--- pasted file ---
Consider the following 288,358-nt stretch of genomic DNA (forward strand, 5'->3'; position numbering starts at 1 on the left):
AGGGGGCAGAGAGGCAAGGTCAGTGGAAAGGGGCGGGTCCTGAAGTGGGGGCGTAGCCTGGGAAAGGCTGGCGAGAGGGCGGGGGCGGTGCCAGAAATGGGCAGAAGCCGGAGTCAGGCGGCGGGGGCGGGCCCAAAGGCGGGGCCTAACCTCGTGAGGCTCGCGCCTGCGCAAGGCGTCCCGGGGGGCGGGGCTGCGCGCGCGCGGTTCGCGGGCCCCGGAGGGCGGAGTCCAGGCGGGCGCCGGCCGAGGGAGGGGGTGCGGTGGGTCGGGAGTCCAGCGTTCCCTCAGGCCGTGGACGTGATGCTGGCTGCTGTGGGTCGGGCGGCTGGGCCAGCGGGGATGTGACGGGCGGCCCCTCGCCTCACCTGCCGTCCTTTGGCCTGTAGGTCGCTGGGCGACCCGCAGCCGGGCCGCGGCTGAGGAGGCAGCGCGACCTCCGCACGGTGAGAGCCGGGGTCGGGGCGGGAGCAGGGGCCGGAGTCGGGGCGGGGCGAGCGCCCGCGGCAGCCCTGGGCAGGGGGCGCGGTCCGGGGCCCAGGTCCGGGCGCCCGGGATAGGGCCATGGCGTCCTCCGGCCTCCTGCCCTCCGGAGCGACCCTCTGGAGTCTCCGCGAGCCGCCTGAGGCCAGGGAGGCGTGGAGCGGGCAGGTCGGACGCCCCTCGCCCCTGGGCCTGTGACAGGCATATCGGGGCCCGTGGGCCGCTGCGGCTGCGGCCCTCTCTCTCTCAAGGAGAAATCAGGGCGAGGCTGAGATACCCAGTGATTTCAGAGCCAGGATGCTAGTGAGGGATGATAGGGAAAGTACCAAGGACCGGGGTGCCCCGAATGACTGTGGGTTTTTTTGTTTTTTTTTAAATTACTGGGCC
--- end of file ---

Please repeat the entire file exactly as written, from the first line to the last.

Consider the following 288,358-nt stretch of genomic DNA (forward strand, 5'->3'; position numbering starts at 1 on the left):
AGGGGGCAGAGAGGCAAGGTCAGTGGAAAGGGGCGGGTCCTGAAGTGGGGGCGTAGCCTGGGAAAGGCTGGCGAGAGGGCGGGGGCGGTGCCAGAAATGGGCAGAAGCCGGAGTCAGGCGGCGGGGGCGGGCCCAAAGGCGGGGCCTAACCTCGTGAGGCTCGCGCCTGCGCAAGGCGTCCCGGGGGGCGGGGCTGCGCGCGCGCGGTTCGCGGGCCCCGGAGGGCGGAGTCCAGGCGGGCGCCGGCCGAGGGAGGGGGTGCGGTGGGTCGGGAGTCCAGCGTTCCCTCAGGCCGTGGACGTGATGCTGGCTGCTGTGGGTCGGGCGGCTGGGCCAGCGGGGATGTGACGGGCGGCCCCTCGCCTCACCTGCCGTCCTTTGGCCTGTAGGTCGCTGGGCGACCCGCAGCCGGGCCGCGGCTGAGGAGGCAGCGCGACCTCCGCACGGTGAGAGCCGGGGTCGGGGCGGGAGCAGGGGCCGGAGTCGGGGCGGGGCGAGCGCCCGCGGCAGCCCTGGGCAGGGGGCGCGGTCCGGGGCCCAGGTCCGGGCGCCCGGGATAGGGCCATGGCGTCCTCCGGCCTCCTGCCCTCCGGAGCGACCCTCTGGAGTCTCCGCGAGCCGCCTGAGGCCAGGGAGGCGTGGAGCGGGCAGGTCGGACGCCCCTCGCCCCTGGGCCTGTGACAGGCATATCGGGGCCCGTGGGCCGCTGCGGCTGCGGCCCTCTCTCTCTCAAGGAGAAATCAGGGCGAGGCTGAGATACCCAGTGATTTCAGAGCCAGGATGCTAGTGAGGGATGATAGGGAAAGTACCAAGGACCGGGGTGCCCCGAATGACTGTGGGTTTTTTTGTTTTTTTTTAAATTACTGGGCC